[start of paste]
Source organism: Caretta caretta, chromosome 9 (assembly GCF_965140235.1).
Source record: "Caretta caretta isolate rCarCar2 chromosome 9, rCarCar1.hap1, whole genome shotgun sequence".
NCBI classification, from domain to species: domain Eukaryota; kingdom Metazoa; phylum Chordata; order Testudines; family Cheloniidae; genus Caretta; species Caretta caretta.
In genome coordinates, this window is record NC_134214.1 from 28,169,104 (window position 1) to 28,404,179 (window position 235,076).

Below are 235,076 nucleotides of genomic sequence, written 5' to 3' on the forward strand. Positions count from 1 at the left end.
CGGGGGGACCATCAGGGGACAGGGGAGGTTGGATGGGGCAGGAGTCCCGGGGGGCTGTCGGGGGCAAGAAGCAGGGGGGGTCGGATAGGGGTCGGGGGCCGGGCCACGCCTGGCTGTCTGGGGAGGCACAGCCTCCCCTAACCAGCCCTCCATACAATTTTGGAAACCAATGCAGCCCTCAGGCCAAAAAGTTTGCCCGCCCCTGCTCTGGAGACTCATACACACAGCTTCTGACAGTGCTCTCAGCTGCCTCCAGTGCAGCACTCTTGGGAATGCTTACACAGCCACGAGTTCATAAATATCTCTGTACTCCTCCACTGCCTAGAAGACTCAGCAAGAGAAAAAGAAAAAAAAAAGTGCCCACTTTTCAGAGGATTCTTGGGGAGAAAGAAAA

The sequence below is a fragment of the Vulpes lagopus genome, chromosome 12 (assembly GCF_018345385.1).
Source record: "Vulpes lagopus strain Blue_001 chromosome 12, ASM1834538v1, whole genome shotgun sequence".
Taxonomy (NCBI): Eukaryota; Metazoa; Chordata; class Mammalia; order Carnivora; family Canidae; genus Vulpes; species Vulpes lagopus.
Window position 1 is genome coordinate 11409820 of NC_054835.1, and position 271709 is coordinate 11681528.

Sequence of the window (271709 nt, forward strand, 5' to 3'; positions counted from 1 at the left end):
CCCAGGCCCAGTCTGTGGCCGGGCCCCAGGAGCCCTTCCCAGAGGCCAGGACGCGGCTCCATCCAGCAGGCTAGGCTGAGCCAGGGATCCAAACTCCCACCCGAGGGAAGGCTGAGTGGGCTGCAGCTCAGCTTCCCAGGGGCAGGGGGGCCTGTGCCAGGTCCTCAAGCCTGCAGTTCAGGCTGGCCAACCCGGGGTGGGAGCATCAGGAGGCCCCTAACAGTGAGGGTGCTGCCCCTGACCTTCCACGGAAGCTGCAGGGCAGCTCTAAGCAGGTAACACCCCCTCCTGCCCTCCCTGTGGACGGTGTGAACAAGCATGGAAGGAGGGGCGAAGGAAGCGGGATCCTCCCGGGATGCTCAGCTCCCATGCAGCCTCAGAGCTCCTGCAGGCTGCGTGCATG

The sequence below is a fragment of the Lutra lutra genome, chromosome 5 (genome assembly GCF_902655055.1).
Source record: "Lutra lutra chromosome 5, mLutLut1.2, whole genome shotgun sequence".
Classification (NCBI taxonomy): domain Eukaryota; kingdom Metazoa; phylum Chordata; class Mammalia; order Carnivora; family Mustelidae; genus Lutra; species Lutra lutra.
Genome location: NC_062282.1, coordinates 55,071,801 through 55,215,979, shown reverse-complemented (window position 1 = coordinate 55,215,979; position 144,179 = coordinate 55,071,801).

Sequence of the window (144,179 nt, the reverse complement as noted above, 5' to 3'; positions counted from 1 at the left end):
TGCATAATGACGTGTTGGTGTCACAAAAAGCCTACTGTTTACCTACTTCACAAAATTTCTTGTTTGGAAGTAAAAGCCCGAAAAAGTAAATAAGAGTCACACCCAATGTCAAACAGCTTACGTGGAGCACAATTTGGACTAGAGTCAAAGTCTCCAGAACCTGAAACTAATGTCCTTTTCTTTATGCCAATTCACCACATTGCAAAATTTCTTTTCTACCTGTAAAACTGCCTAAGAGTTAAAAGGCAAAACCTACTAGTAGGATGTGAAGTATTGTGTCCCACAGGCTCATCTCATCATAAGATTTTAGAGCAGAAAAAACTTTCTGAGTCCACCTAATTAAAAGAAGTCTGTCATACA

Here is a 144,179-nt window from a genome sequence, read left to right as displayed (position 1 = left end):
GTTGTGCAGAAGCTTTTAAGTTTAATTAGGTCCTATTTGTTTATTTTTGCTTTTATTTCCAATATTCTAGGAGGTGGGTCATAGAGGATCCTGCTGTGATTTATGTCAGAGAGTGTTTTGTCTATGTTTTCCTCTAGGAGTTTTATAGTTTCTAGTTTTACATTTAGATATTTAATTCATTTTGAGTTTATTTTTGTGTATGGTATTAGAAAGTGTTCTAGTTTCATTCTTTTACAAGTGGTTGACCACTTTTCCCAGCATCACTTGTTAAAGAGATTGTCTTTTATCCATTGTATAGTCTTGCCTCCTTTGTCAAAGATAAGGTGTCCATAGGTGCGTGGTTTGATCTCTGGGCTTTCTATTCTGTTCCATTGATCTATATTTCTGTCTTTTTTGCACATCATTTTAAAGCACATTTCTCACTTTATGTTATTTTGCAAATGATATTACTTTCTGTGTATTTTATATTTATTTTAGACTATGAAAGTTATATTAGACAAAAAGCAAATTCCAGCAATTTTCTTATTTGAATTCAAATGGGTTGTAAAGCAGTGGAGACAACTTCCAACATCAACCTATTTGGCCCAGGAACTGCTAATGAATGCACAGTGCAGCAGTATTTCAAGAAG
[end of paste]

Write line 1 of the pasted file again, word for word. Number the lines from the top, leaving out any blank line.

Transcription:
Source organism: Caretta caretta, chromosome 9 (assembly GCF_965140235.1).